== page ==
(e)Xperience ChemEd X through the ideas and opinions of its community members.
Xperience is where contributed, but not reviewed, ChemEd X resources such as blogs and opinion pieces are found. Here you can find blogs in which our contributors express their personal empiricism and polls in which you the community can provide your opinions.
Science is creative; it requires new ideas, new patterns, and new solutions to old problems. A deep understanding of the periodic table is the most critical knowledge in chemistry. I want my students to experience the table and conceptualize its trends in a deeper way.
Some orange peels can cause balloons to pop. The compound in orange peels called limonene is responsible for this effect. Limonene is responsible for the wonderful smell of oranges, and it is a liquid at room temperature.
With spring just around the corner and warmer weather approaching, I find that I’m in active summer preparation mode. This is the time of year when I’m trying to plan for the perfect summer balance between professional development and relaxation – both professional growth experiences in my
Labs! They have been the most overwhelming part of my career in chemistry. I felt the least prepared in this area when I began teaching and walked into my first lab as a teacher. Knowing all of the chemicals and equipment were under my care was a bit terrifying.
In this age of scientific inquiry, molecular modeling, digital classrooms, and differentiation, I felt downright guilty about any teacher-centered time. My classroom is flipped after all. I’m not supposed to be lecturing, right?
A fun experiment to conduct when discussing phase diagrams is the melting of solid carbon dioxide (dry ice). To perform this experiment, place small pieces of dry ice (carbon dioxide) in a plastic pipette, seal with a pair of pliers, and position the bulb of the sealed pi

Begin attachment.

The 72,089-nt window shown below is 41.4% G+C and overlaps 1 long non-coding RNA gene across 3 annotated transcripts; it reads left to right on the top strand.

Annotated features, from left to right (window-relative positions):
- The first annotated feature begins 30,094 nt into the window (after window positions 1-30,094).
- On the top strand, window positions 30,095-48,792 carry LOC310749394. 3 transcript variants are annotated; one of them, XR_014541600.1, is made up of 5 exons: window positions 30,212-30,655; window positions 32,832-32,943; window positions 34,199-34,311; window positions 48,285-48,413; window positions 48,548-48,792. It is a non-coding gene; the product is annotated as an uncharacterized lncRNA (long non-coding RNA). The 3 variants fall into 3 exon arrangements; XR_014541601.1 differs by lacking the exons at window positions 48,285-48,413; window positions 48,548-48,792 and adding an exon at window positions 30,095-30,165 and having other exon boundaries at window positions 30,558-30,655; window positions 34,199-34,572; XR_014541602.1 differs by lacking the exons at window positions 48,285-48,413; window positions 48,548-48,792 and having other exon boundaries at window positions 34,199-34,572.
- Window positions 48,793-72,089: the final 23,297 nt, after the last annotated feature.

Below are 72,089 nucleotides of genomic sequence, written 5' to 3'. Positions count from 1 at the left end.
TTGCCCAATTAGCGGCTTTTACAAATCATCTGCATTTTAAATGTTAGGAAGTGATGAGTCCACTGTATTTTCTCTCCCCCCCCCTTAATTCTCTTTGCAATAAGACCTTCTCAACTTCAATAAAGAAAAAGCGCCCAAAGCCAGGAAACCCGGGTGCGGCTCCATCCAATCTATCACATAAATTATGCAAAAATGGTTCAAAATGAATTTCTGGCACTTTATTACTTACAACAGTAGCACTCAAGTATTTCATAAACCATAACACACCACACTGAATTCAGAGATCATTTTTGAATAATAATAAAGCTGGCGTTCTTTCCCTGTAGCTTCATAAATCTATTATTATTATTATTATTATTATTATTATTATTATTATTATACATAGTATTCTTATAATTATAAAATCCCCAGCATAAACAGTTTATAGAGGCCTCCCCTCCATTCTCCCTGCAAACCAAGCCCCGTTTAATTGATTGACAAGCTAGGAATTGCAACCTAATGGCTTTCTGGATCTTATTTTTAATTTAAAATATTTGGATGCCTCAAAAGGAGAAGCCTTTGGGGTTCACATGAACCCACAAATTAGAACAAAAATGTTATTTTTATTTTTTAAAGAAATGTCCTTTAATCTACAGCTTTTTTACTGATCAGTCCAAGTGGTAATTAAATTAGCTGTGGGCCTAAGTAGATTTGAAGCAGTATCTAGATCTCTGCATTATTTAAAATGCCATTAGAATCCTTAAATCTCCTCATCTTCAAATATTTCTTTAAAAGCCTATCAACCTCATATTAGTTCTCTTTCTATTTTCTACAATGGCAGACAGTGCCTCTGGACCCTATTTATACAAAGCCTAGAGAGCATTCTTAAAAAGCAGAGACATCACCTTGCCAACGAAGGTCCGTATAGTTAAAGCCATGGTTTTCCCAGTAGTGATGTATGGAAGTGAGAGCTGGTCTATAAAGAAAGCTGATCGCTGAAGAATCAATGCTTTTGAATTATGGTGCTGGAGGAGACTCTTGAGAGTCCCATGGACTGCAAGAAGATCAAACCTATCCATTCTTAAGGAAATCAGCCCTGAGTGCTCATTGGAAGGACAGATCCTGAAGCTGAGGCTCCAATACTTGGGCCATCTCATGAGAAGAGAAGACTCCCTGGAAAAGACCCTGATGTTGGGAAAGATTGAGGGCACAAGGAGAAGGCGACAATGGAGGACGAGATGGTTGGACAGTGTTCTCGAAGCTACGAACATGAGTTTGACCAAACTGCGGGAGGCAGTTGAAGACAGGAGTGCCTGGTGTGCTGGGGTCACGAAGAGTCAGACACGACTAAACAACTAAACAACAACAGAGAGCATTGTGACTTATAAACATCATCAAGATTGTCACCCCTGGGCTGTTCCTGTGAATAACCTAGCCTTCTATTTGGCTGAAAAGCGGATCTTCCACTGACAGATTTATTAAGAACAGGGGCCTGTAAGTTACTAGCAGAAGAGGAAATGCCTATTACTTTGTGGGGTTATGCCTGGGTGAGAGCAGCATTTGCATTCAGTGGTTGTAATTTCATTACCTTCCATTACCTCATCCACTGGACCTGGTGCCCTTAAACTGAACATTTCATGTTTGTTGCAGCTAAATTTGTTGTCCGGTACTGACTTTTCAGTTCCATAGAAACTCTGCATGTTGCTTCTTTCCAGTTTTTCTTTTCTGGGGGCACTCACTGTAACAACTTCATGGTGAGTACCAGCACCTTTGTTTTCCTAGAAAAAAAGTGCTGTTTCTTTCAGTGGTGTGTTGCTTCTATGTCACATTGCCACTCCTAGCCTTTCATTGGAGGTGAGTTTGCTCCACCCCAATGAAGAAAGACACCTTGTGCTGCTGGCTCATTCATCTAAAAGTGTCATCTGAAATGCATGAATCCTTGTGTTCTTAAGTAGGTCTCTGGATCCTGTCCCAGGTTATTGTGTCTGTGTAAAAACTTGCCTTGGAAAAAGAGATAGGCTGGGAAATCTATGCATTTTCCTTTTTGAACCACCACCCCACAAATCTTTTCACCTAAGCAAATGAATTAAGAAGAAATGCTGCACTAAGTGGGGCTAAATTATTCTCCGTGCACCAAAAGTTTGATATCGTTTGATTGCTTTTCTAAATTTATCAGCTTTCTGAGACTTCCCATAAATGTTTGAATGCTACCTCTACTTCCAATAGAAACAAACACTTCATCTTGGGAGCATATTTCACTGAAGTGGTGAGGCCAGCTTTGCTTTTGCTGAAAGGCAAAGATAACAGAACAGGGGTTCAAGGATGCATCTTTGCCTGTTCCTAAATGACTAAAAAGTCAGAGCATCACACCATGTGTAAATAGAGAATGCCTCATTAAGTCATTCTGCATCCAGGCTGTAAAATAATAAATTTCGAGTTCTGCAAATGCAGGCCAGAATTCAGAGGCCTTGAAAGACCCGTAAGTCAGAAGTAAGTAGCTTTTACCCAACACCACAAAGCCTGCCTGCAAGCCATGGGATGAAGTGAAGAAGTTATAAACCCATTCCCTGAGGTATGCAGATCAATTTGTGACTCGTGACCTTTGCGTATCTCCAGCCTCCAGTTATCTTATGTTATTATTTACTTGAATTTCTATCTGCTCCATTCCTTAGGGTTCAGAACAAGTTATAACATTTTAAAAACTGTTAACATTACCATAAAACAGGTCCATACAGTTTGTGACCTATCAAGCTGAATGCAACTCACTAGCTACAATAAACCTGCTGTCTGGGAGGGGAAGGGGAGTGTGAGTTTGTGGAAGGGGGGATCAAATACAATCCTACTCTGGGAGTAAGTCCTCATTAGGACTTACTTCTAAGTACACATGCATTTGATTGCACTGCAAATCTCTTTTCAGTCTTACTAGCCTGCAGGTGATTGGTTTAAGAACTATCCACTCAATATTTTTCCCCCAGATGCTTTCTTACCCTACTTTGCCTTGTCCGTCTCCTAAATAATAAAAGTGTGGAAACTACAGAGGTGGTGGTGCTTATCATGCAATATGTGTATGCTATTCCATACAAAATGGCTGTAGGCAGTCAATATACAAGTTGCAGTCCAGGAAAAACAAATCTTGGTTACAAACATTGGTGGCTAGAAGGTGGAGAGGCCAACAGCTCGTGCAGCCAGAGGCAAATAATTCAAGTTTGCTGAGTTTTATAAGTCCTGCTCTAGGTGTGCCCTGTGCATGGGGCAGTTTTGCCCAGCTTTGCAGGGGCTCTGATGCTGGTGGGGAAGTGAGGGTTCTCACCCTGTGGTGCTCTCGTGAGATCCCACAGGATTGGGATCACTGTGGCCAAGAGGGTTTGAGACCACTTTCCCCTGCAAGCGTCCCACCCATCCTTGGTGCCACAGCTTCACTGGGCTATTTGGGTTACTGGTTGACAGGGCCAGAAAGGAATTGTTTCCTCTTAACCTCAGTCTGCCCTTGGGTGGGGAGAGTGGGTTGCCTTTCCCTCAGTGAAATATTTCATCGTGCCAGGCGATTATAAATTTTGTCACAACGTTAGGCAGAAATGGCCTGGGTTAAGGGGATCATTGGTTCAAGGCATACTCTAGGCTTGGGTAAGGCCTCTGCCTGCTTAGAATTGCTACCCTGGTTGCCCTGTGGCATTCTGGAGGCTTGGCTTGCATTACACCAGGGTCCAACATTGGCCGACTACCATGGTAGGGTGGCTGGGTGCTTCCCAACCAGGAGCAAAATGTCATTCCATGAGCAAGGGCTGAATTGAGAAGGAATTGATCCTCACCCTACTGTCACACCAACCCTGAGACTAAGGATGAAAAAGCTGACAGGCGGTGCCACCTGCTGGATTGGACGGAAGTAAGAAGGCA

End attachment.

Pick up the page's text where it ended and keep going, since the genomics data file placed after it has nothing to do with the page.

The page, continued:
(A look at workplace exposure limits found in MSDS sheets)
There is useful information in section 8 of a (Material) Safety Data Sheet (MSDS) that teachers can use and shows how a knowledge of chemical equations and calculations helps protect the health of their students and themselves and helps to assure their employers and safety officers that teachers and lecturers are responsible and professional users of chemicals.
Last year I came across a link on Twitter regarding an art installation by Roger Hiorns in England titled “Seizure.” Some of you may have seen it too – a condemned flat in London was essentially sealed off and filled with more than 75,000 L of supersaturated copper sulfate solution.
The Modeling™ curriculum emphasizes modeling, collecting evidence, scientific discourse and development of conceptual understanding. All of these can be linked to AP and NGSS standards. If you are looking to make improvements in your curriculum and gain some impressive strategies, consider enrolling in a workshop this summer. There are many workshops scheduled around the country during the summer. A full curriculum and support materials are provided.